She had noticed he’d seemed better lately, more regular at work, saying “good morning” cheerfully for the first times in three years. But she supposed what goes up must come down. She was tired of taking care of him. They barely talked anymore, and it seemed a bit excessive as monument to a few dates and a faint friendship. But Sarah had never been a malicious person, and she knew John was a good doctor to have on staff. So she covered for him.
When she was preparing to leave, she saw his door was still closed. She went in to check on him, wake him up, get an apology. But there was no one there. Now this was too much. He had left her to deal with his patients on purpose?! He was taking her for granted! She resolved not to cover for him any more. She picked up his prescription pad and scrawled on it “This is the LAST TIME, Dr. Watson. I’m not cleaning up your messes any more! - S”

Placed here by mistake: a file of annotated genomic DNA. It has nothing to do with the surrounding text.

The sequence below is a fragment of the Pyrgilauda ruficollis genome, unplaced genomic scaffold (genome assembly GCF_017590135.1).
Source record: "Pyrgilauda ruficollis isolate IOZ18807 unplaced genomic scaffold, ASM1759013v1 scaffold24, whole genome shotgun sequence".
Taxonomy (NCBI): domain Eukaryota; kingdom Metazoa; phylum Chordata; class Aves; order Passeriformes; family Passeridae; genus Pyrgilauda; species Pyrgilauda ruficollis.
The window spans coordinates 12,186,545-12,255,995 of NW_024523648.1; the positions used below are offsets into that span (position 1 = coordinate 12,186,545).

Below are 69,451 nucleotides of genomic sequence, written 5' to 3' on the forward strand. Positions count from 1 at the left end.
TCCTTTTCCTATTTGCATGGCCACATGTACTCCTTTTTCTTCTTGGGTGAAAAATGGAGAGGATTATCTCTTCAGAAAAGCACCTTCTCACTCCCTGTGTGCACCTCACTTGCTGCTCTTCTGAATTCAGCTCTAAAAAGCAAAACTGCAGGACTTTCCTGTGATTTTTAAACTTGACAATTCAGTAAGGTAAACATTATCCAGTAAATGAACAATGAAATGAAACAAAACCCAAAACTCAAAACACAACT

Well, that was that. No more watching out for Dr. Watson. It felt rather liberating. Only her own work from now on. So there.
Chapter 36: Molly: The Glass was Unfortunate
Molly was drinking a glass of water and trying to figure out how to best prepare for Sherlock’s awakening. Irritable and suspicious. Hmm. She recalled him going on about her and John working for Moriarty before he’d collapsed, so she’d have to warn against that. Moriarty was dead, but Sherlock seemed to have convinced himself the man was alive - probably because if he could do it, why couldn’t Moriarty? She wasn’t sure of how to keep him in the room, but if she could convince him that John was downstairs still, that might work. She knew he had left already, but he had been there, so perhaps she wouldn’t have her normal block when it came to lying.